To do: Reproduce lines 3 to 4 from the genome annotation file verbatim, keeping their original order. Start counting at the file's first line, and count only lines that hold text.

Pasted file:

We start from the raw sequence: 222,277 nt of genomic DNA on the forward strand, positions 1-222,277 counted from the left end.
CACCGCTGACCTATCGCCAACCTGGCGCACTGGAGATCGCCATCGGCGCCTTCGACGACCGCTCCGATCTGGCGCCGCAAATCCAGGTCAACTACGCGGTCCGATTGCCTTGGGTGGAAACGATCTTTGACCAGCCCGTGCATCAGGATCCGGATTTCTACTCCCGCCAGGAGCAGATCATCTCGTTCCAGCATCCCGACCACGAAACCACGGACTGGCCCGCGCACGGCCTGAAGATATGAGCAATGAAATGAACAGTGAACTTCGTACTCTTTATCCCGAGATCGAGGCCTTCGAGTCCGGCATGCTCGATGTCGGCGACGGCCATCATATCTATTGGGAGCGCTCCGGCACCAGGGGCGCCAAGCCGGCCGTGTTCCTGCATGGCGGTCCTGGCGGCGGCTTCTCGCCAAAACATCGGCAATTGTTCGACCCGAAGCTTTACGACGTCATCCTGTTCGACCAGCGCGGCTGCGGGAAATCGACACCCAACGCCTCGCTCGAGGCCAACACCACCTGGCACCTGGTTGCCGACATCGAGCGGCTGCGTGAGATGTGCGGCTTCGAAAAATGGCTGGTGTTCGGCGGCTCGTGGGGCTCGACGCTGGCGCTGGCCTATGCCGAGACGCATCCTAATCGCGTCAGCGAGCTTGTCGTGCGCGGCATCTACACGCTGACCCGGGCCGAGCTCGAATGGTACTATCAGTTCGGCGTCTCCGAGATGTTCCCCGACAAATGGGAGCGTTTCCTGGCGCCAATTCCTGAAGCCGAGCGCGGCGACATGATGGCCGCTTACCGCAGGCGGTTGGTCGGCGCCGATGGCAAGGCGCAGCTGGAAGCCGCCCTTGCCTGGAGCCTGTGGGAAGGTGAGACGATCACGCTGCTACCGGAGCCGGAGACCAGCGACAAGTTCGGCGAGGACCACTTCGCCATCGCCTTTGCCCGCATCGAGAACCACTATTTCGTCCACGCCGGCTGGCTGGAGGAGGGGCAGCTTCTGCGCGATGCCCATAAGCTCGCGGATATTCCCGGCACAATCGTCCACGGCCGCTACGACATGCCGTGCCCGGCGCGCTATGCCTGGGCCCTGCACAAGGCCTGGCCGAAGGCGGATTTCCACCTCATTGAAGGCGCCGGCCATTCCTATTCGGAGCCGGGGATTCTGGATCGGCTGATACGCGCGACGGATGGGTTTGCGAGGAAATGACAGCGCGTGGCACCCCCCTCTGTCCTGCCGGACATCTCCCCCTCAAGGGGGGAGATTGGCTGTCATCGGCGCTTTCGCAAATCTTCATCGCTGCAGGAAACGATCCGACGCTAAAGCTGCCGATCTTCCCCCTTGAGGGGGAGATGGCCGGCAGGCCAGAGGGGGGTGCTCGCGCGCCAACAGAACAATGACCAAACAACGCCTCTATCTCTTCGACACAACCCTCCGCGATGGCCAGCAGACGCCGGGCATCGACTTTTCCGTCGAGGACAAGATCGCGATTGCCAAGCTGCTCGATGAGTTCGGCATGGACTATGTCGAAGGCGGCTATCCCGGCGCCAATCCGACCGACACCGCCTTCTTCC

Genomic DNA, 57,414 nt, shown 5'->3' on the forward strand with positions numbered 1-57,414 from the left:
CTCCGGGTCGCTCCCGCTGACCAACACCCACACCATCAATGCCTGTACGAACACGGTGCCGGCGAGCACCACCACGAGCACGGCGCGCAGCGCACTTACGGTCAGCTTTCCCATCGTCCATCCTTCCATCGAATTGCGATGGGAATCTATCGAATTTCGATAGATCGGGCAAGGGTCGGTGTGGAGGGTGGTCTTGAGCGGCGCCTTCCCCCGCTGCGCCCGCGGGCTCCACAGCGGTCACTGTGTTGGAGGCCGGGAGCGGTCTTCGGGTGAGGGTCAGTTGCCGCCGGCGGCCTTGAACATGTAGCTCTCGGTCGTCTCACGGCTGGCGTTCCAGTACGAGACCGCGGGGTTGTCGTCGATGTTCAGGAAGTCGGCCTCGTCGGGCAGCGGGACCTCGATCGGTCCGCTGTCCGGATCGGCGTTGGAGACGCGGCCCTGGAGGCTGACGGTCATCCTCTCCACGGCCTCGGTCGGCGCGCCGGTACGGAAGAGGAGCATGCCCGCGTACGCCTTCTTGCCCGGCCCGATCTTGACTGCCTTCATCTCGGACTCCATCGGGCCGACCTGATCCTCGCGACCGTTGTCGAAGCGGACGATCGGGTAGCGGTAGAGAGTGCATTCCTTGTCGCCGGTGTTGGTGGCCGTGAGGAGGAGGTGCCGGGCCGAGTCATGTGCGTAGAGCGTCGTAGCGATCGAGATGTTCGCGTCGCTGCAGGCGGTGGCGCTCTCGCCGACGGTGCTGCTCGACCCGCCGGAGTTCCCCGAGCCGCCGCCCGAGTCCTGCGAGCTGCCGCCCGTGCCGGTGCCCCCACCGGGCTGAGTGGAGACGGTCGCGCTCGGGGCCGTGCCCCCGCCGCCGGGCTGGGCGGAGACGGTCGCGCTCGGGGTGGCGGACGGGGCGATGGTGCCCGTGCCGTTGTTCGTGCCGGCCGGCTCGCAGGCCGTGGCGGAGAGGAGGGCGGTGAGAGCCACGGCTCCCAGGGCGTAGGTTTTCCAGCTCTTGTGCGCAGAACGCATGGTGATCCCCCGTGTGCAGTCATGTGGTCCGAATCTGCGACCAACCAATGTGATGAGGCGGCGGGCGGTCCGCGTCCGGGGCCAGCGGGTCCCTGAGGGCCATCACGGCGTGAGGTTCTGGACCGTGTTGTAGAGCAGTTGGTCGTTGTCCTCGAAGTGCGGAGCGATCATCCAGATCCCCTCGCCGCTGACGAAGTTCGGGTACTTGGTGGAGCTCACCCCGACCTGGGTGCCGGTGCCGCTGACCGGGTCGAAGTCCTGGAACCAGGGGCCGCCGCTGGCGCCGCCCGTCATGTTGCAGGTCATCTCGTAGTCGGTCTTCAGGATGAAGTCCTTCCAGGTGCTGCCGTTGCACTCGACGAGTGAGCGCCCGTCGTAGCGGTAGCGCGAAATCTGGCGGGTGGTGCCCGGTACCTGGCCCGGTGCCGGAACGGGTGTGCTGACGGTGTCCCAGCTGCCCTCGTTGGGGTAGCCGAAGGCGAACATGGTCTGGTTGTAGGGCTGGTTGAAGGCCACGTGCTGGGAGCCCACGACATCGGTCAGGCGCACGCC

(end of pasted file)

Genomic DNA, 57,414 nt, shown 5'->3' on the forward strand with positions numbered 1-57,414 from the left:
CTCCGGGTCGCTCCCGCTGACCAACACCCACACCATCAATGCCTGTACGAACACGGTGCCGGCGAGCACCACCACGAGCACGGCGCGCAGCGCACTTACGGTCAGCTTTCCCATCGTCCATCCTTCCATCGAATTGCGATGGGAATCTATCGAATTTCGATAGATCGGGCAAGGGTCGGTGTGGAGGGTGGTCTTGAGCGGCGCCTTCCCCCGCTGCGCCCGCGGGCTCCACAGCGGTCACTGTGTTGGAGGCCGGGAGCGGTCTTCGGGTGAGGGTCAGTTGCCGCCGGCGGCCTTGAACATGTAGCTCTCGGTCGTCTCACGGCTGGCGTTCCAGTACGAGACCGCGGGGTTGTCGTCGATGTTCAGGAAGTCGGCCTCGTCGGGCAGCGGGACCTCGATCGGTCCGCTGTCCGGATCGGCGTTGGAGACGCGGCCCTGGAGGCTGACGGTCATCCTCTCCACGGCCTCGGTCGGCGCGCCGGTACGGAAGAGGAGCATGCCCGCGTACGCCTTCTTGCCCGGCCCGATCTTGACTGCCTTCATCTCGGACTCCATCGGGCCGACCTGATCCTCGCGACCGTTGTCGAAGCGGACGATCGGGTAGCGGTAGAGAGTGCATTCCTTGTCGCCGGTGTTGGTGGCCGTGAGGAGGAGGTGCCGGGCCGAGTCATGTGCGTAGAGCGTCGTAGCGATCGAGATGTTCGCGTCGCTGCAGGCGGTGGCGCTCTCGCCGACGGTGCTGCTCGACCCGCCGGAGTTCCCCGAGCCGCCGCCCGAGTCCTGCGAGCTGCCGCCCGTGCCGGTGCCCCCACCGGGCTGAGTGGAGACGGTCGCGCTCGGGGCCGTGCCCCCGCCGCCGGGCTGGGCGGAGACGGTCGCGCTCGGGGTGGCGGACGGGGCGATGGTGCCCGTGCCGTTGTTCGTGCCGGCCGGCTCGCAGGCCGTGGCGGAGAGGAGGGCGGTGAGAGCCACGGCTCCCAGGGCGTAGGTTTTCCAGCTCTTGTGCGCAGAACGCATGGTGATCCCCCGTGTGCAGTCATGTGGTCCGAATCTGCGACCAACCAATGTGATGAGGCGGCGGGCGGTCCGCGTCCGGGGCCAGCGGGTCCCTGAGGGCCATCACGGCGTGAGGTTCTGGACCGTGTTGTAGAGCAGTTGGTCGTTGTCCTCGAAGTGCGGAGCGATCATCCAGATCCCCTCGCCGCTGACGAAGTTCGGGTACTTGGTGGAGCTCACCCCGACCTGGGTGCCGGTGCCGCTGACCGGGTCGAAGTCCTGGAACCAGGGGCCGCCGCTGGCGCCGCCCGTCATGTTGCAGGTCATCTCGTAGTCGGTCTTCAGGATGAAGTCCTTCCAGGTGCTGCCGTTGCACTCGACGAGTGAGCGCCCGTCGTAGCGGTAGCGCGAAATCTGGCGGGTGGTGCCCGGTACCTGGCCCGGTGCCGGAACGGGTGTGCTGACGGTGTCCCAGCTGCCCTCGTTGGGGTAGCCGAAGGCGAACATGGTCTGGTTGTAGGGCTGGTTGAAGGCCACGTGCTGGGAGCCCACGACATCGGTCAGGCGCACGCC